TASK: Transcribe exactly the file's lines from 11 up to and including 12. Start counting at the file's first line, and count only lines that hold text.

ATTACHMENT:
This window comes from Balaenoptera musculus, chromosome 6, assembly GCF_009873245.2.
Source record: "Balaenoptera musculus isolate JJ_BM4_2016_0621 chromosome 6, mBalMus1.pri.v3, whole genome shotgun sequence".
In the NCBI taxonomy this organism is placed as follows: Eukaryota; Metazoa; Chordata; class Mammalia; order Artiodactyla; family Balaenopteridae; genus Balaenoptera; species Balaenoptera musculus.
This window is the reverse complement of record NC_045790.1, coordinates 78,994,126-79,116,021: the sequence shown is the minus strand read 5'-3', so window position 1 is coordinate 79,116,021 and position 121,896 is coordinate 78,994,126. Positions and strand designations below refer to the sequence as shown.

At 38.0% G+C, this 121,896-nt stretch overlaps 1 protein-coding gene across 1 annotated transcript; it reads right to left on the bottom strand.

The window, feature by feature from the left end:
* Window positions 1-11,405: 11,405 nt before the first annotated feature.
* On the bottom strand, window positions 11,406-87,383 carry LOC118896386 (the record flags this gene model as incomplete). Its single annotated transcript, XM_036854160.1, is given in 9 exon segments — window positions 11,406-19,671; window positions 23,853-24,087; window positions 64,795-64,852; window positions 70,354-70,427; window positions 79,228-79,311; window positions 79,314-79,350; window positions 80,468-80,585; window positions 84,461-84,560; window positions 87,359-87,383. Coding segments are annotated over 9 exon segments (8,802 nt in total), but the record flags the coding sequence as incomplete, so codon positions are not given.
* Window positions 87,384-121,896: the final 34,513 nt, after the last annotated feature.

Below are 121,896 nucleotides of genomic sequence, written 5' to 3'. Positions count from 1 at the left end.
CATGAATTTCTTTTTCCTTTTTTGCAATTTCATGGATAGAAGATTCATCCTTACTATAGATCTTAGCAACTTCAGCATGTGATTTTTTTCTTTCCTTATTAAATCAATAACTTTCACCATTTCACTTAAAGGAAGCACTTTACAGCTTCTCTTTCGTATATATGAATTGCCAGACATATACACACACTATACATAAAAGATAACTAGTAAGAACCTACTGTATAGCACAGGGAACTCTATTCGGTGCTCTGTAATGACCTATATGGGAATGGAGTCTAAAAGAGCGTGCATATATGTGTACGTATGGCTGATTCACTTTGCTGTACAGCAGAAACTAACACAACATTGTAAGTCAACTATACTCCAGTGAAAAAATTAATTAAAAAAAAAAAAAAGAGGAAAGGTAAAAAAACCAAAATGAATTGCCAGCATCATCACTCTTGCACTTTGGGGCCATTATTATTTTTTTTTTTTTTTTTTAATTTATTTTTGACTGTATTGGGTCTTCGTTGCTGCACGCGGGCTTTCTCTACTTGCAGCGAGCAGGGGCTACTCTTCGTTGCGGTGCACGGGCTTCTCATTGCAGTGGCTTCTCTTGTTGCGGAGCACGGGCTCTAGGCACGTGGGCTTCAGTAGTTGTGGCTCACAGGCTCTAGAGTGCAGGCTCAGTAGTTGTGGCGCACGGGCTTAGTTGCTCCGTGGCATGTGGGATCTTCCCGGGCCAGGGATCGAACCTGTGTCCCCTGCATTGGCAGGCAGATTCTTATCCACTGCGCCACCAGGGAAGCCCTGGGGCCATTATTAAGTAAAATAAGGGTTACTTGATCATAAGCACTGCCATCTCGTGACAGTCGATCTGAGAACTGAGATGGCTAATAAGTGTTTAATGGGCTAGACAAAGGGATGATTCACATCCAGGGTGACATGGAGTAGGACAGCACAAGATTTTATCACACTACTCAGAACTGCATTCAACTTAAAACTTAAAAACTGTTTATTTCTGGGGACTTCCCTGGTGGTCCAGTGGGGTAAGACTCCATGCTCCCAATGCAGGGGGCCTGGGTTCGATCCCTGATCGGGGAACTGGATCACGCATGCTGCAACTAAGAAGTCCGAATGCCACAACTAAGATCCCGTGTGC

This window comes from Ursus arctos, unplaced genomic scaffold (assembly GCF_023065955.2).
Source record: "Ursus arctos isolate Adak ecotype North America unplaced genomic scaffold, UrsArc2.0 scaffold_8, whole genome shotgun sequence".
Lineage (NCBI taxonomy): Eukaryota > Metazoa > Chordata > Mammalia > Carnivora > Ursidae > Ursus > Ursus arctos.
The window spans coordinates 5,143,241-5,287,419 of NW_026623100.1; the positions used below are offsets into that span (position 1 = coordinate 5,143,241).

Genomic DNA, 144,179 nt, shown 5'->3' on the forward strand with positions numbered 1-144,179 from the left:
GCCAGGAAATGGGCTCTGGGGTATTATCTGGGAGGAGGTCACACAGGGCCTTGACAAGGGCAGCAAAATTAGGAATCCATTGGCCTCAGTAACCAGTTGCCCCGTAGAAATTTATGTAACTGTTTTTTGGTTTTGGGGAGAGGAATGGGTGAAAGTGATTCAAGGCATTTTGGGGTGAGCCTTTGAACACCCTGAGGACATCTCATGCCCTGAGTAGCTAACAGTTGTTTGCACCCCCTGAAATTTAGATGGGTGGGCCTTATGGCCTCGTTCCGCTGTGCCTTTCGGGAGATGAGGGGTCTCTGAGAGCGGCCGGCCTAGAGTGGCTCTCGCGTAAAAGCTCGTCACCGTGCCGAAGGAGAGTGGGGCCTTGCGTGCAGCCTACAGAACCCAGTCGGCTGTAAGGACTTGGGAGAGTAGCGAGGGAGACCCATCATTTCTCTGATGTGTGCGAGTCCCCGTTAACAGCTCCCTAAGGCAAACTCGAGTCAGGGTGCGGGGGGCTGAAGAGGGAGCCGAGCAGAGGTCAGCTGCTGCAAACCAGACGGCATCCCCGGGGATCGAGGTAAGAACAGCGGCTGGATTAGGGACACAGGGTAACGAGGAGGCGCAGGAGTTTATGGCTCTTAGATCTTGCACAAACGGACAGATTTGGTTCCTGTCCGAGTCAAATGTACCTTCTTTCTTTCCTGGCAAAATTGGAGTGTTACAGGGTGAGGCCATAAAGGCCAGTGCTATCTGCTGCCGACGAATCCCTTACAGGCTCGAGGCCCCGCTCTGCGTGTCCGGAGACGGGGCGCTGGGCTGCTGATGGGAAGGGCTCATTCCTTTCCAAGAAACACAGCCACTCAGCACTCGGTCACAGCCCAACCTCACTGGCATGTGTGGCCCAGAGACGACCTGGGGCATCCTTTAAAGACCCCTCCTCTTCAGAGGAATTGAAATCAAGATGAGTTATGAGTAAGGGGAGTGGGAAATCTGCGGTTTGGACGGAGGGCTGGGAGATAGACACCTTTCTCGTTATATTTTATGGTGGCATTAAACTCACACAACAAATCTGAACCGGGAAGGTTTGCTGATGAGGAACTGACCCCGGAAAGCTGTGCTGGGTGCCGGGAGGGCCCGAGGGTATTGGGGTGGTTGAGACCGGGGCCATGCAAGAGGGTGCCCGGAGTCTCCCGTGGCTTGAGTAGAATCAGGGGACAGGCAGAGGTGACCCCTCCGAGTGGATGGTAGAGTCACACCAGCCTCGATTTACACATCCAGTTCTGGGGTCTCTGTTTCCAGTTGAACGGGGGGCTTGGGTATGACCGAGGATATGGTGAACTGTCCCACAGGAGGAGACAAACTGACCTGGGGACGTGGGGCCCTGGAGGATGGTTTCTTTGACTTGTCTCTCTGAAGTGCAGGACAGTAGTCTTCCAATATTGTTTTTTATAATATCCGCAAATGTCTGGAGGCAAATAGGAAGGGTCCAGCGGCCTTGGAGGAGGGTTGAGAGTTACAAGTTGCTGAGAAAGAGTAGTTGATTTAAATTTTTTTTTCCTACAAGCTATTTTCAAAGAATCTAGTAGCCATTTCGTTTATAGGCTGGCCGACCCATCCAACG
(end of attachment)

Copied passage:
CATGAATTTCTTTTTCCTTTTTTGCAATTTCATGGATAGAAGATTCATCCTTACTATAGATCTTAGCAACTTCAGCATGTGATTTTTTTCTTTCCTTATTAAATCAATAACTTTCACCATTTCACTTAAAGGAAGCACTTTACAGCTTCTCTTTCGTATATATGAATTGCCAGACATATACACACACTATACATAAAAGATAACTAGTAAGAACCTACTGTATAGCACAGGGAACTCTATTCGGTGCTCTGTAATGACCTATATGGGAATGGAGTCTAAAAGAGCGTGCATATATGTGTACGTATGGCTGATTCACTTTGCTGTACAGCAGAAACTAACACAACATTGTAAGTCAACTATACTCCAGTGAAAAAATTAATTAAAAAAAAAAAAAAGAGGAAAGGTAAAAAAACCAAAATGAATTGCCAGCATCATCACTCTTGCACTTTGGGGCCATTATTATTTTTTTTTTTTTTTTTTAATTTATTTTTGACTGTATTGGGTCTTCGTTGCTGCACGCGGGCTTTCTCTACTTGCAGCGAGCAGGGGCTACTCTTCGTTGCGGTGCACGGGCTTCTCATTGCAGTGGCTTCTCTTGTTGCGGAGCACGGGCTCTAGGCACGTGGGCTTCAGTAGTTGTGGCTCACAGGCTCTAGAGTGCAGGCTCAGTAGTTGTGGCGCACGGGCTTAGTTGCTCCGTGGCATGTGGGATCTTCCCGGGCCAGGGATCGAACCTGTGTCCCCTGCATTGGCAGGCAGATTCTTATCCACTGCGCCACCAGGGAAGCCCTGGGGCCATTATTAAGTAAAATAAGGGTTACTTGATCATAAGCACTGCCATCTCGTGACAGTCGATCTGAGAACTGAGATGGCTAATAAGTGTTTAATGGGCTAGACAAAGGGATGATTCACATCCAGGGTGACATGGAGTAGGACAGCACAAGATTTTATCACACTACTCAGAACTGCATTCAACTTAAAACTTAAAAACTGTTTATTTCTGGGGACTTCCCTGGTGGTCCAGTGGGGTAAGACTCCATGCTCCCAATGCAGGGGGCCTGGGTTCGATCCCTGATCGGGGAACTGGATCACGCATGCTGCAACTAAGAAGTCCGAATGCCACAACTAAGATCCCGTGTGC

This window comes from Ursus arctos, unplaced genomic scaffold (assembly GCF_023065955.2).